10. Apr 7, 2012 #9
    They let me break steel bars and play with million dollar wind tunnels. It's worth it.
     
  11. Apr 7, 2012 #10

    OldEngr63

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    An engineering curriculum is assumed to be a full time effort. If you are taking 16 semester hours, that indicates that you are in class 16 hours per week. It is understood that you are studying a MINIMUM of two hours outside for each hour inside of class, so that accounts for 48 hours out of every week, at a minimum. In actual fact, some things are going to take more than that minimum length of time, so it is to be expected that an engineering student should average about 55 hours per week between class and study time. Slow students, or those that are extremely ambitious, will run more than that.

    No body ever intended that engineer education was something to be undertaken on the side, part-time. That is not to say that it cannot be done, but that is not the way engineering curricula are laid out. They are planned as full time efforts. Some people may be able to do more, but do not be surprised if you find that you cannot. It was never planned that people of ordinary capability would be able to do more than simply carry out this one task, without the burden of outside work, family responsibilities, etc.
     
  12. Apr 8, 2012 #11
    So many people overplay the amount of work required for an engineering degree. It's not easy, no, but it's not so difficult that you cannot have a social life, play sports of whatever. The only people who say it is that difficult, that they have to sacrifice everything, are those whose social skills are so poor that they can't really do anything else other than study. And engineering probably attracts a disproportionately large amount of those type of students...
     
  13. Apr 8, 2012 #12
    Nice troll comment. Please explain how saying engineering school is difficult equates to having poor social skills.
     
  14. Apr 9, 2012 #13
    You obviously didn't read my post correctly, did you? :)
     
  15. Apr 9, 2012 #14

    OldEngr63

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    Perhaps he did not read your post exactly correctly where you made your wildly unfounded slur about the type of students attracted to study engineering. You really need to provide some justification for that, or retract it with an apology to all engineers and engineering students everywhere.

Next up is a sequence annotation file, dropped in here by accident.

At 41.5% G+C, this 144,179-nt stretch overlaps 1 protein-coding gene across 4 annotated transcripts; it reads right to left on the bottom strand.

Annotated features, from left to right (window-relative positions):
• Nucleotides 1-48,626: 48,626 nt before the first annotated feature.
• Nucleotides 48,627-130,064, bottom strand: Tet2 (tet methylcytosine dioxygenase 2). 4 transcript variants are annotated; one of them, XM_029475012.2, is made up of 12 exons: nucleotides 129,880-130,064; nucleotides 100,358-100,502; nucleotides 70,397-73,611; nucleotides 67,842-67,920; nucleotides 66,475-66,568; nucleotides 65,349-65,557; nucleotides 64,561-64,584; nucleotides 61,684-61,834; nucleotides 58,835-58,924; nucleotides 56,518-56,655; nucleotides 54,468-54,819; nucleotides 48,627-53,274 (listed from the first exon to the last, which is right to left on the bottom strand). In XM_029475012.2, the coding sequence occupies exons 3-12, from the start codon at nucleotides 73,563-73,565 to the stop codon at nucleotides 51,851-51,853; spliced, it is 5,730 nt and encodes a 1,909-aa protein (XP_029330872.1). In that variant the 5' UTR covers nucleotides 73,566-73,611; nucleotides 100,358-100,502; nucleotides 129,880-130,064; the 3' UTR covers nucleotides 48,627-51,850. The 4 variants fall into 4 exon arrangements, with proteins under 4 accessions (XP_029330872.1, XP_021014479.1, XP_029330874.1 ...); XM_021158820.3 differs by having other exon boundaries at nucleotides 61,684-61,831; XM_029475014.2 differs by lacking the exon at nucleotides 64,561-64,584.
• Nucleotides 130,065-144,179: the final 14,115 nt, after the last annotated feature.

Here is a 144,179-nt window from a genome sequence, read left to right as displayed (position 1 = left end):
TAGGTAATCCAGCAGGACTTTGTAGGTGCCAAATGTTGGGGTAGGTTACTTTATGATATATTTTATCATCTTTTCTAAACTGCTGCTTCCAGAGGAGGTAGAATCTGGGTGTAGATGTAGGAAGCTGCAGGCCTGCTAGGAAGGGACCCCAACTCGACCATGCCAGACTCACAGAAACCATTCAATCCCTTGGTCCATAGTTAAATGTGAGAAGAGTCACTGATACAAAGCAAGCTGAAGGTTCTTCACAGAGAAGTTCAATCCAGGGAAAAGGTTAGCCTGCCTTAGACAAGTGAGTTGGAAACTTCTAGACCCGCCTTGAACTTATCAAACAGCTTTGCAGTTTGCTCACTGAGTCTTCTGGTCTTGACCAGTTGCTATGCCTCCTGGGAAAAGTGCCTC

16. Apr 9, 2012 #15
    No, he absolutely misread my post.

    My post was pretty clear in that it says that those who say that you have to sacrifice everything to study engineering are usually trying to justify their poor social skills. They'd rather be at a party at 2am but they're not that good socially so they rationalise it to themselves as having so much studying to do that they don't have time to go to parties, because it's easier than having to admit to yourself that you may have a deficiency in some areas.

    As an engineer I have duty to encourage people into the profession, and nonsense along the lines of "you can't have a social life if you do an engineering degree" does the opposite: it turns people away from it. And it's also completely false, too. I know many engineering students who were always the first to the pub once lectures finished. And they got top grades and top jobs, too, earning on average half as much again as the average engineering graduate gets on his or her first job.

    Now it may be an uncomfortable truth but engineering degrees do have a much higher proportion of students who are not that comfortable in social situations than many other degrees. That's a fact and not the least bit offensive to me as an engineer.
     
  17. Apr 9, 2012 #16
    Did you ever consider that maybe your school was just a little lax..? Mine lets me have something vaguely resembling a social life, although 2:00 am parties are completely out of the question. Maybe yours is different.
     
  18. Apr 9, 2012 #17

    AlephZero

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    Evidence, please? (Personal anecdotes are not evidence.)
     
  19. Apr 9, 2012 #18
    Nah, I didn't at all. I calculated my total workload (including my job) several times this semester and it's ranged from 75-85 hours of work a week with the bulk of it on Mon-Sat. I try to reserve some time on Sundays for my significant other. If I get invited to go out anywhere I either don't have time or I'm just too tired to stay awake to make it into the night. According to you, this schedule is just an excuse for having poor social skills.

    No, it wasn't clear at all and it's still not clear. Given the time, many of my friends will get together and go out or watch sports, play video games, rock climb, hike, or snowboard. I guess this means we have poor social skills, right?
     
    Last edited: Apr 9, 2012
  20. Apr 10, 2012 #19
    Cheers Mate! Same here.. (although I have no S.O.).
     
  21. Apr 10, 2012 #20
    I certainly don't think it was lax because, in the UK at least, it's perfectly normal for engineering students to have active social lives, to participate in the drinking societies, to play sports and to go to several parties each week.

    Why are you discounting anecdotal evidence?

    So you've included your job in your workload schedule to help inflate it and then said that you still do the things that the rest of the student population do. I struggle to see where you have to sacrifice anything.